A group of major theater owners, representing more than a third of the screens in the United States, said Thursday that they will join forces to upgrade their theaters to new digital projection technology.
While the plan is still short on details or a specific timeline, it is one of the biggest steps yet in the film industry's slow move to replace film reels and whirring projectors with arrays of satellite receivers, servers and digital files.
A small number of theaters are already in the process of installing digital technology that conforms to standards set by Hollywood last June. The group of majors, which includes AMC Entertainment, Cinemark USA and Regal Entertainment, said it will collectively negotiate with equipment providers and potential funding sources to bring that process mainstream.
"We're going to start working immediately with manufacturers," said Kurt Hall, chief executive officer of the three chains' digital-technology joint venture, called National CineMedia. "There are some big issues that still have to be taken care of, such as security and operating processes, and all of that is going to take some time. We need to make sure we get it right."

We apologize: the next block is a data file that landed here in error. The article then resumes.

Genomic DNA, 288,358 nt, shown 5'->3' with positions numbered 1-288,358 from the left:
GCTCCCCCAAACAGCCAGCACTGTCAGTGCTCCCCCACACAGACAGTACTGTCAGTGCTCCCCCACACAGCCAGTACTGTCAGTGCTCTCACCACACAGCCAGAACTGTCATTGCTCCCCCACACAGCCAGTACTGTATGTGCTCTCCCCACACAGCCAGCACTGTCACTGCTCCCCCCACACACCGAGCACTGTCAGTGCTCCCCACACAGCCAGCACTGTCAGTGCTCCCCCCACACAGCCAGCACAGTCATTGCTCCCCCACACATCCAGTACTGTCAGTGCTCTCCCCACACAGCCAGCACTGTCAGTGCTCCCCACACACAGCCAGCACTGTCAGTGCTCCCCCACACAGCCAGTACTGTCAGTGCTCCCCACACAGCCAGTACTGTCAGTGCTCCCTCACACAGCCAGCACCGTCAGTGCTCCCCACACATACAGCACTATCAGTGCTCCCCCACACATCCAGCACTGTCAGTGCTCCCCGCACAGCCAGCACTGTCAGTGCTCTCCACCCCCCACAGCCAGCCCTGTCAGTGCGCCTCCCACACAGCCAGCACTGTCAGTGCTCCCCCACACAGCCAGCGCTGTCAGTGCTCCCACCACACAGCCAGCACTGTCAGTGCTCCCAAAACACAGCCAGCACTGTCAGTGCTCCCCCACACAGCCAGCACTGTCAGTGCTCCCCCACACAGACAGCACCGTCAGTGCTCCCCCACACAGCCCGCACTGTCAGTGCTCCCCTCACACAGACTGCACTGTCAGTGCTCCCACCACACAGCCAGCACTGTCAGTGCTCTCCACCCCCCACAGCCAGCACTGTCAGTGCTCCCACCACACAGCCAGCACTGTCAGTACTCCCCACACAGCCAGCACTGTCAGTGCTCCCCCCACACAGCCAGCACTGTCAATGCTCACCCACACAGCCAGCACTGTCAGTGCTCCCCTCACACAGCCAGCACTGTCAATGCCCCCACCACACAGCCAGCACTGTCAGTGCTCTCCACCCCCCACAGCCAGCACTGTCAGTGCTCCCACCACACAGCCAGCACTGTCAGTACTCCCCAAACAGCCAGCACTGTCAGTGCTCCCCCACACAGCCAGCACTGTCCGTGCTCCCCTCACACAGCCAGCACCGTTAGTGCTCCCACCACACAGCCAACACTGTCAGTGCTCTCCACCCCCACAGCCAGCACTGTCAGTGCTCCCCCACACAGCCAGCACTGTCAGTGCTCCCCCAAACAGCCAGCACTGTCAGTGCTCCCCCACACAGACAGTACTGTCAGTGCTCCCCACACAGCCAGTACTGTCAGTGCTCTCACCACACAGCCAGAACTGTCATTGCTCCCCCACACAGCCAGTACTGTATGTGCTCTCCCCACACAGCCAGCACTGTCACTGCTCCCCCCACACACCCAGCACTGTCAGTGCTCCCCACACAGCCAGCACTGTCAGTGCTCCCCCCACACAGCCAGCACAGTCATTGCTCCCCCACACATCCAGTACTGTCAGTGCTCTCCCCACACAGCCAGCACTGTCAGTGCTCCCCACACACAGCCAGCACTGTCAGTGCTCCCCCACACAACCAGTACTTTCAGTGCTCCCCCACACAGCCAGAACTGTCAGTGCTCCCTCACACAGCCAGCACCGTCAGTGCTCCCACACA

The move to digital cinema represents a huge upheaval in the movie business, potentially costing well over $3 billion and transforming the way theaters operate. Theater owners and studio executives each have compared it to the move from silent to sound films in terms of its impact.
From a consumer's point of view, that might be overstating the case a bit, because movies will still be produced roughly the way they are today. But digital projection will provide pictures that are substantially clearer, with richer colors, than today's film projectors, and far outstrip the clarity of even the most high-definition TV screens.
Studios themselves have been among the biggest backers of the move away from film, because they will be able to send digital files to theaters over a satellite or fiber-optic connection instead of paying roughly $1,500 per copy for each individual film showing at the approximately 37,000 screens around the country.
Theater owners too have been well-disposed to the idea as they have watched audiences fall off over the last year, and seen growing competition from high-quality home theater systems. Digital projection will give them the ability to show 3D moves such as Disney's recent "Chicken Little," as well as beam in new kinds of content like live concerts and sports events that could fill seats on slow weekdays and afternoons.
"The programming we can show today has to be in 35mm celluloid, and that limits what we can do," said Peter Brown, chief executive officer of AMC Entertainment. "I think digital will open up a world of programming opportunities for us." Credit: CNet News